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Dunedin City Council – Kaunihera-a-rohe o Otepoti
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Reserves and Beaches Bylaw 2017

We encourage Dunedin residents to be involved in the care and conservation of our treasured reserves and beaches. We hope local communities will work with us to promote these changes and protect these important spaces.

The Reserves and Beaches Bylaw 2017 replaces the Reserves Bylaw 2005 and is a more streamlined and user-friendly document. It has been developed with input from key stakeholders to ensure a balance between the protection of our reserves and the community’s access to, and enjoyment of, those outdoor spaces.

Some of the bigger changes to the bylaw relate to the use of horses, drones and vehicles on our reserves and beaches. A brief outline of these changes and the reasons for them can be found below. By following the links you can access more information and read the sections of the bylaw that explain these changes in more detail.

We are continually reviewing our policies and bylaws to ensure they are relevant and up to date.


Our beaches have been popular with horse riders for many years, but until now they hadn’t been recognised as valid beach users in our bylaws. The Reserves and Beaches Bylaw officially permits people to ride on most Dunedin beaches and access them by any formed track or designated access point. We’ll be installing new signs at some of the more popular horse riding beaches that show riders which tracks are most suitable for them. The signs will also remind other users that they can expect to share the space with people riding horses.  Horse riding is not permitted in ecologically sensitive areas.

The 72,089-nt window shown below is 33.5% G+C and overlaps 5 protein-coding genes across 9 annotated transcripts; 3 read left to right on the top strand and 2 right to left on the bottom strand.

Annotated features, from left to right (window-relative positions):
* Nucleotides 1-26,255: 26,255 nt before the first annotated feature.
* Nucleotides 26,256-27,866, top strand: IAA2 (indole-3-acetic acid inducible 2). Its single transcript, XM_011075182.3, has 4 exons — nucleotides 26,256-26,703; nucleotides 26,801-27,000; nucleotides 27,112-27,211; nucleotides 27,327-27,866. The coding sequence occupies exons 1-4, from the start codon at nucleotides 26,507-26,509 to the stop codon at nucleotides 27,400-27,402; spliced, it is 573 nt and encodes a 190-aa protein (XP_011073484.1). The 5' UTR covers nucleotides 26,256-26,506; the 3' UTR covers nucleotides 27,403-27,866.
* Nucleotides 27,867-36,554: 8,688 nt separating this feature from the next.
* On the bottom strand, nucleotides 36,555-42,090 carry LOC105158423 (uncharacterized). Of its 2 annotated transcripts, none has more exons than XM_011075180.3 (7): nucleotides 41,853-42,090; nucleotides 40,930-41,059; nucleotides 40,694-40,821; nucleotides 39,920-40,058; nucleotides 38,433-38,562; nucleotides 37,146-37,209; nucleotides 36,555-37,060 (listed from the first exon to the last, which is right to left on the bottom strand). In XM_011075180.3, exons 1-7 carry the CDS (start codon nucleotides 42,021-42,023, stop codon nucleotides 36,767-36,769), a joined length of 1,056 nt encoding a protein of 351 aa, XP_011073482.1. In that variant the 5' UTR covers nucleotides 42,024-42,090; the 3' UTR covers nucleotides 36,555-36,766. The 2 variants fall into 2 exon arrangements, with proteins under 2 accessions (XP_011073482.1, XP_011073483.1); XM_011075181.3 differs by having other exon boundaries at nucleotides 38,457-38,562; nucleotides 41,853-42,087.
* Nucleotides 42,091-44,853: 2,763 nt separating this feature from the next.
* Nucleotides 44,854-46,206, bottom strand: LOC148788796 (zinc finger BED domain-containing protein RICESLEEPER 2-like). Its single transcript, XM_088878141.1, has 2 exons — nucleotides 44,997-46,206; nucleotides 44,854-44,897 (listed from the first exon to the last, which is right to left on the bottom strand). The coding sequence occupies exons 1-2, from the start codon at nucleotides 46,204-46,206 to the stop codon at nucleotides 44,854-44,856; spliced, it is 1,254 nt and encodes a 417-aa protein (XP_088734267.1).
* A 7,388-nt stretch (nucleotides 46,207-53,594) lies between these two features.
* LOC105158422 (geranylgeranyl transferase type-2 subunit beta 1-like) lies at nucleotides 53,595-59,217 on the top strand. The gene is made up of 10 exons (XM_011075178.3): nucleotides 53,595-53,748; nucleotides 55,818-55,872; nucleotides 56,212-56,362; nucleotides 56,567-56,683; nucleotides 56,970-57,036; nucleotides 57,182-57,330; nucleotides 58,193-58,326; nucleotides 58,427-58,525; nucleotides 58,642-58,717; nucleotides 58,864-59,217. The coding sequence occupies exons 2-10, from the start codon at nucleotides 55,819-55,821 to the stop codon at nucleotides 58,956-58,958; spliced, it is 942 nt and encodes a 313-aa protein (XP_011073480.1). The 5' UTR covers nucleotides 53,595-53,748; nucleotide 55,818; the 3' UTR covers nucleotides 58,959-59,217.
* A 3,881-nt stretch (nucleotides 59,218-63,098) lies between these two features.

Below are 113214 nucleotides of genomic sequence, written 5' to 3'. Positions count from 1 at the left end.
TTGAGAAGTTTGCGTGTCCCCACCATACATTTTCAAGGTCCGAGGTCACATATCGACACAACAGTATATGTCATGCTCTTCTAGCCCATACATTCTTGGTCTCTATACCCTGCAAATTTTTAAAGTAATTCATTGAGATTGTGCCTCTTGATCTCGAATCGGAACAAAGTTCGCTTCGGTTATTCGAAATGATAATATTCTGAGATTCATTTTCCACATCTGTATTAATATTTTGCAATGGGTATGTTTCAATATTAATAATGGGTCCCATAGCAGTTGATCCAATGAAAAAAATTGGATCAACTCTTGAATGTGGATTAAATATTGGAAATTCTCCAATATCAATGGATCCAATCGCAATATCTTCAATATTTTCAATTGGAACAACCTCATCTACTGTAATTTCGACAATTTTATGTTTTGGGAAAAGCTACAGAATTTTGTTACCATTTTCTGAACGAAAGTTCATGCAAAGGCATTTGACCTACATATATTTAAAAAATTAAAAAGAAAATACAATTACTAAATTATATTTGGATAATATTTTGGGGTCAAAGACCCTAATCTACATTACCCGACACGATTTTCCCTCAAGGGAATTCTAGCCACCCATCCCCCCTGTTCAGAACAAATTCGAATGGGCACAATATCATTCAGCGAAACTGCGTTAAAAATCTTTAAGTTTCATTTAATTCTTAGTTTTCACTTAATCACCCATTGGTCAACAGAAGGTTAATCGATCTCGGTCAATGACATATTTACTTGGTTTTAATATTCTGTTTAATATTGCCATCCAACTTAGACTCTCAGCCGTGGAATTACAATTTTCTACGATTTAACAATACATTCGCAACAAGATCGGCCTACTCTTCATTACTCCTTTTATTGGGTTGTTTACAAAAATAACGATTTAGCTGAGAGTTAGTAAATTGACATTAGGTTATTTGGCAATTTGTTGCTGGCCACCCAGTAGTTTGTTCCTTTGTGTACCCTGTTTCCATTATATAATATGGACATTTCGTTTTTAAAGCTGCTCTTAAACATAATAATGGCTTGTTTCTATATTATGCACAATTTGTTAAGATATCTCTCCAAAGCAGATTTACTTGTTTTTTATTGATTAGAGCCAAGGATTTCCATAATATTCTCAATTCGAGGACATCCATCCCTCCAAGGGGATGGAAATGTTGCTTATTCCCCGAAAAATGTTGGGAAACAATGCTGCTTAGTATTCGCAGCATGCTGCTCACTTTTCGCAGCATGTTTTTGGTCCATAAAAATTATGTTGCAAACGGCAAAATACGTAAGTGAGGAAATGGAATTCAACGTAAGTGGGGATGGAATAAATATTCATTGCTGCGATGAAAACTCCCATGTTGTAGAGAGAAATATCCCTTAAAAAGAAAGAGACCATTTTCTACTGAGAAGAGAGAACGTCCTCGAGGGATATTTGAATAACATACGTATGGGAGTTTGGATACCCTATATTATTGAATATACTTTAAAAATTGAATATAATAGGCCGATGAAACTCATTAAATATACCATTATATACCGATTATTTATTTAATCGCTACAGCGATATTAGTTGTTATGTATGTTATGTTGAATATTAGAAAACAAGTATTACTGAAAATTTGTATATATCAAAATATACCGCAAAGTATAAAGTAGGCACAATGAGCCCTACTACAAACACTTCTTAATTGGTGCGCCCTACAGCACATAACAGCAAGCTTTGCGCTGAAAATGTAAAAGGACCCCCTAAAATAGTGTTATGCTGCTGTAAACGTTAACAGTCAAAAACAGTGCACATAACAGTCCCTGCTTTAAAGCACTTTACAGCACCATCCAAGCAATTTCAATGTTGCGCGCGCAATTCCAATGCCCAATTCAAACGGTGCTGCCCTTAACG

Drones are a rapidly advancing type of technology that has great potential to improve the way we work, live and play.

The DCC also recognises the risks that come with unrestricted drone use over public land, both to people and the flora and fauna that live in these spaces. The updated bylaw clarifies the requirements for users wanting to operate drones over reserves and beaches to ensure our wildlife and their habitats are protected and Dunedin residents can enjoy these spaces in peace and security.

You can read more about drone use and apply for a permit to fly a drone over DCC in the related information section.


Vehicles will not be permitted on Dunedin beaches unless they are being used to launch or retrieve a vessel. In these situations, motorists must take the shortest route from the nearest access point. Provision has been made in the bylaw for the use of emergency and surf life-saving vehicles, as well as certain wind powered and mobility vehicles.

Vehicles can damage our beaches and pose a risk to the animals that visit the shore. Dunedin’s beaches are home to some of the rarest and arguably most threatened species of penguin and sea lion in the world, the hoiho and whakahao. By outlining in the bylaw where vehicles may access Dunedin’s beaches and for what purposes, we are adding a level of protection for our marine creatures while continuing to allow access for the people who need it most.

We’ll be installing new signs to reflect these changes at some of Dunedin’s more popular beaches.

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